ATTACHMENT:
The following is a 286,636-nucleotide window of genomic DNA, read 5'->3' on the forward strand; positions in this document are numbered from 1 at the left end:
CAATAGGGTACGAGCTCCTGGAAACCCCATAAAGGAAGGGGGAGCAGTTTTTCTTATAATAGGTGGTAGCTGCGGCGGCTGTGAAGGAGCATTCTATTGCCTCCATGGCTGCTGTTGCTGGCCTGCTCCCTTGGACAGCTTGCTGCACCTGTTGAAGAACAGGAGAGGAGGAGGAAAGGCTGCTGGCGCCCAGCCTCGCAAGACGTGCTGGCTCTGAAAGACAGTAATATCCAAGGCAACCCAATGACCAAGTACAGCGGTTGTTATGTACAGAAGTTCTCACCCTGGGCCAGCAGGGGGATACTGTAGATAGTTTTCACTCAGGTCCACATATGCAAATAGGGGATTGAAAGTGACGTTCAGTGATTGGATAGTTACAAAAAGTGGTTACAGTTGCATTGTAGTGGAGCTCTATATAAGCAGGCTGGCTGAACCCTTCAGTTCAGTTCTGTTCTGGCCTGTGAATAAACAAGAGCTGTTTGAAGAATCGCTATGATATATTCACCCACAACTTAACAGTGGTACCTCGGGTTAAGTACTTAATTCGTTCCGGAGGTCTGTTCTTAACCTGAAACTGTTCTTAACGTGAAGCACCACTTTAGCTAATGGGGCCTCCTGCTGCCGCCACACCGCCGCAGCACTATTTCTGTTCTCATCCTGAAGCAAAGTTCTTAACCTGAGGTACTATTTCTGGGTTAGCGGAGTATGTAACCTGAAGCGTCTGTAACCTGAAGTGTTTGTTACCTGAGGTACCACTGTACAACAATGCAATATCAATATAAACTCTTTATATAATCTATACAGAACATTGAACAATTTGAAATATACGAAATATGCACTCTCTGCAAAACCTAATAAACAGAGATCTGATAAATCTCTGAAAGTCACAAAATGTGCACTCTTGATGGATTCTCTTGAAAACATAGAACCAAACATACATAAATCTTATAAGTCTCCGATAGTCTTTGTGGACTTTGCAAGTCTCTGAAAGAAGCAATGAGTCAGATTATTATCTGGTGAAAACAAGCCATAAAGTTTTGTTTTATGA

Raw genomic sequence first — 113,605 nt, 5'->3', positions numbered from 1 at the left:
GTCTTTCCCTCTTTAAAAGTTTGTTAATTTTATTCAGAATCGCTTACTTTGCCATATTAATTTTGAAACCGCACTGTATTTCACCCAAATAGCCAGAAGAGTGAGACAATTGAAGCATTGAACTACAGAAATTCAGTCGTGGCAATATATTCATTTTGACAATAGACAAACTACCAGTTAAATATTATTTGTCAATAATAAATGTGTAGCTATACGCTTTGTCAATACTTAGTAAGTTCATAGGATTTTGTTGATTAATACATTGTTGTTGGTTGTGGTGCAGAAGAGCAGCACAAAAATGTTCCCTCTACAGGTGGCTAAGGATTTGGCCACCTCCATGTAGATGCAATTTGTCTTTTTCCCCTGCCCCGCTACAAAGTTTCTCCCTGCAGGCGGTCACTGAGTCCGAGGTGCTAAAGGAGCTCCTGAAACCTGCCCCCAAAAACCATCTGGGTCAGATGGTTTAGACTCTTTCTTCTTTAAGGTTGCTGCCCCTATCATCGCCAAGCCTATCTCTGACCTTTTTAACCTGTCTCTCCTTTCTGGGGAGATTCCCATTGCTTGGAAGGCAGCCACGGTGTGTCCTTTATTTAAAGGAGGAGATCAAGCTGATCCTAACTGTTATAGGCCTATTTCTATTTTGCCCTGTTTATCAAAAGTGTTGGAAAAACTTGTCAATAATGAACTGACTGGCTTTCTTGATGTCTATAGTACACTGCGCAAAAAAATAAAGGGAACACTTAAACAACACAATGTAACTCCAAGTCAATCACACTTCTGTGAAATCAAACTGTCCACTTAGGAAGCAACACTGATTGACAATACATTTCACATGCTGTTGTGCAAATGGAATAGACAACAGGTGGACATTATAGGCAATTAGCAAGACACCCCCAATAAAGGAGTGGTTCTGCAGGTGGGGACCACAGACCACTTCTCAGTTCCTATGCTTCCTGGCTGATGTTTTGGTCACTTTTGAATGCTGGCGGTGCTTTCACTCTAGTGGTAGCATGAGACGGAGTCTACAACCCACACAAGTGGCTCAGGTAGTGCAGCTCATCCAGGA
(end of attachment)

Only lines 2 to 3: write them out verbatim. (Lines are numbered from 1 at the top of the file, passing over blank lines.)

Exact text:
CAATAGGGTACGAGCTCCTGGAAACCCCATAAAGGAAGGGGGAGCAGTTTTTCTTATAATAGGTGGTAGCTGCGGCGGCTGTGAAGGAGCATTCTATTGCCTCCATGGCTGCTGTTGCTGGCCTGCTCCCTTGGACAGCTTGCTGCACCTGTTGAAGAACAGGAGAGGAGGAGGAAAGGCTGCTGGCGCCCAGCCTCGCAAGACGTGCTGGCTCTGAAAGACAGTAATATCCAAGGCAACCCAATGACCAAGTACAGCGGTTGTTATGTACAGAAGTTCTCACCCTGGGCCAGCAGGGGGATACTGTAGATAGTTTTCACTCAGGTCCACATATGCAAATAGGGGATTGAAAGTGACGTTCAGTGATTGGATAGTTACAAAAAGTGGTTACAGTTGCATTGTAGTGGAGCTCTATATAAGCAGGCTGGCTGAACCCTTCAGTTCAGTTCTGTTCTGGCCTGTGAATAAACAAGAGCTGTTTGAAGAATCGCTATGATATATTCACCCACAACTTAACAGTGGTACCTCGGGTTAAGTACTTAATTCGTTCCGGAGGTCTGTTCTTAACCTGAAACTGTTCTTAACGTGAAGCACCACTTTAGCTAATGGGGCCTCCTGCTGCCGCCACACCGCCGCAGCACTATTTCTGTTCTCATCCTGAAGCAAAGTTCTTAACCTGAGGTACTATTTCTGGGTTAGCGGAGTATGTAACCTGAAGCGTCTGTAACCTGAAGTGTTTGTTACCTGAGGTACCACTGTACAACAATGCAATATCAATATAAACTCTTTATATAATCTATACAGAACATTGAACAATTTGAAATATACGAAATATGCACTCTCTGCAAAACCTAATAAACAGAGATCTGATAAATCTCTGAAAGTCACAAAATGTGCACTCTTGATGGATTCTCTTGAAAACATAGAACCAAACATACATAAATCTTATAAGTCTCCGATAGTCTTTGTGGACTTTGCAAGTCTCTGAAAGAAGCAATGAGTCAGATTATTATCTGGTGAAAACAAGCCATAAAGTTTTGTTTTATGA

Raw genomic sequence first — 113,605 nt, 5'->3', positions numbered from 1 at the left: